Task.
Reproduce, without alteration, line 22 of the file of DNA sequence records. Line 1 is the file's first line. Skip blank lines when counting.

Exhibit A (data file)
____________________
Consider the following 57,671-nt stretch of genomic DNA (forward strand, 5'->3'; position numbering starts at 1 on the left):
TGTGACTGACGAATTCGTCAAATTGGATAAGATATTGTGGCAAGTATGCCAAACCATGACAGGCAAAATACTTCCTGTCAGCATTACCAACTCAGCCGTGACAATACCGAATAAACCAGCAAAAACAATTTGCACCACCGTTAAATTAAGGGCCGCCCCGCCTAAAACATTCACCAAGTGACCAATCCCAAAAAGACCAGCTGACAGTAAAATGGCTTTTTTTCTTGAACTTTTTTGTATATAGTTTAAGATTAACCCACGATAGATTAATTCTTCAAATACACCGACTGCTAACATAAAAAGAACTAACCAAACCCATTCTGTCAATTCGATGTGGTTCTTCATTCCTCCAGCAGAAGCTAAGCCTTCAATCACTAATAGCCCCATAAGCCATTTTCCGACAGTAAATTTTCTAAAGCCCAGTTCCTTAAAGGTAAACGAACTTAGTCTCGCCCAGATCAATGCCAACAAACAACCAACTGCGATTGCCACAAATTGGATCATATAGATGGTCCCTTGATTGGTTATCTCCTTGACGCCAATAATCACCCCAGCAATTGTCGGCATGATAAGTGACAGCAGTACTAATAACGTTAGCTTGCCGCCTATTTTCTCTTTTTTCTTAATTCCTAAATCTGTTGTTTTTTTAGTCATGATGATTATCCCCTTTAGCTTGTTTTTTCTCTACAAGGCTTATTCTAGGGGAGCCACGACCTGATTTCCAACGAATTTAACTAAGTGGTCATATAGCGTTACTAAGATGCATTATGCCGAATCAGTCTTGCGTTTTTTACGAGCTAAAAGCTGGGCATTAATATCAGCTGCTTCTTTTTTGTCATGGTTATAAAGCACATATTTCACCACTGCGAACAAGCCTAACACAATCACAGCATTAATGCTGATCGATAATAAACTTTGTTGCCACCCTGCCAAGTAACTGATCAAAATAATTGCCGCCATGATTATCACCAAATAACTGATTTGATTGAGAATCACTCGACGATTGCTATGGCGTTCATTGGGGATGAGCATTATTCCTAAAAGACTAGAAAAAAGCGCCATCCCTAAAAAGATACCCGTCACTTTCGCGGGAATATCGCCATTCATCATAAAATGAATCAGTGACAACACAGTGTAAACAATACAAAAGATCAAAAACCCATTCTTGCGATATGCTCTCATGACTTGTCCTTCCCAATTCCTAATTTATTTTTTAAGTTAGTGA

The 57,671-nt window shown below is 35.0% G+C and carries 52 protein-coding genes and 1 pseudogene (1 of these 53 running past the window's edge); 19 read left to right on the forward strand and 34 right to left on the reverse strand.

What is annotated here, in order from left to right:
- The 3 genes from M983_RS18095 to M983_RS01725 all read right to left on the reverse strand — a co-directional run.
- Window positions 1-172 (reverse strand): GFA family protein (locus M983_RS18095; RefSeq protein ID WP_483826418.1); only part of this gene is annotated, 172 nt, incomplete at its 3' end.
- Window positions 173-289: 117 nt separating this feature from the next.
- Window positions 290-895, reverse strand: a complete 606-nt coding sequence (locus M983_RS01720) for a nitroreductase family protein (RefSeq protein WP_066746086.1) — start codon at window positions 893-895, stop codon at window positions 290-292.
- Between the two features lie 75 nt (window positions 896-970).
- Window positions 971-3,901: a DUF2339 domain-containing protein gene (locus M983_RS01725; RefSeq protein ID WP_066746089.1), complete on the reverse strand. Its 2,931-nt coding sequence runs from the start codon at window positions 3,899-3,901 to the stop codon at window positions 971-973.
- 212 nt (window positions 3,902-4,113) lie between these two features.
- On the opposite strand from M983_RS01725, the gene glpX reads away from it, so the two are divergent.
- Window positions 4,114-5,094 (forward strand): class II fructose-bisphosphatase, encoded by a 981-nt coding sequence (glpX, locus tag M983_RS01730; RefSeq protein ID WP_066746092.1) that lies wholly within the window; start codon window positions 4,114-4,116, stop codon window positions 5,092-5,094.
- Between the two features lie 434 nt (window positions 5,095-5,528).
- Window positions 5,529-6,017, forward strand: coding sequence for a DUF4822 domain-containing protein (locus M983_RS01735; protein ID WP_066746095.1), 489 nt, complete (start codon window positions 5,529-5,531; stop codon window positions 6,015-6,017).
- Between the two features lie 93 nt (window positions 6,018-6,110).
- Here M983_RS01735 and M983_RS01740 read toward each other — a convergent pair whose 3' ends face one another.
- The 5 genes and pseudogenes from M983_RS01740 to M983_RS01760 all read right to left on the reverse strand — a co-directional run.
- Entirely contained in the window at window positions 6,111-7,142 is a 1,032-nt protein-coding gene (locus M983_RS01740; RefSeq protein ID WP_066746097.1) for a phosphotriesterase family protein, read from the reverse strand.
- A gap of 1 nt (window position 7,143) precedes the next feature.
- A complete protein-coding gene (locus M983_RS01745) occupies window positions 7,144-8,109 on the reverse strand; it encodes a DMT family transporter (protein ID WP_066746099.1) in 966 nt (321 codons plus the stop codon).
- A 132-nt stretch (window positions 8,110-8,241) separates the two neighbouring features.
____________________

- A 132-nt stretch (window positions 8,110-8,241) separates the two neighbouring features.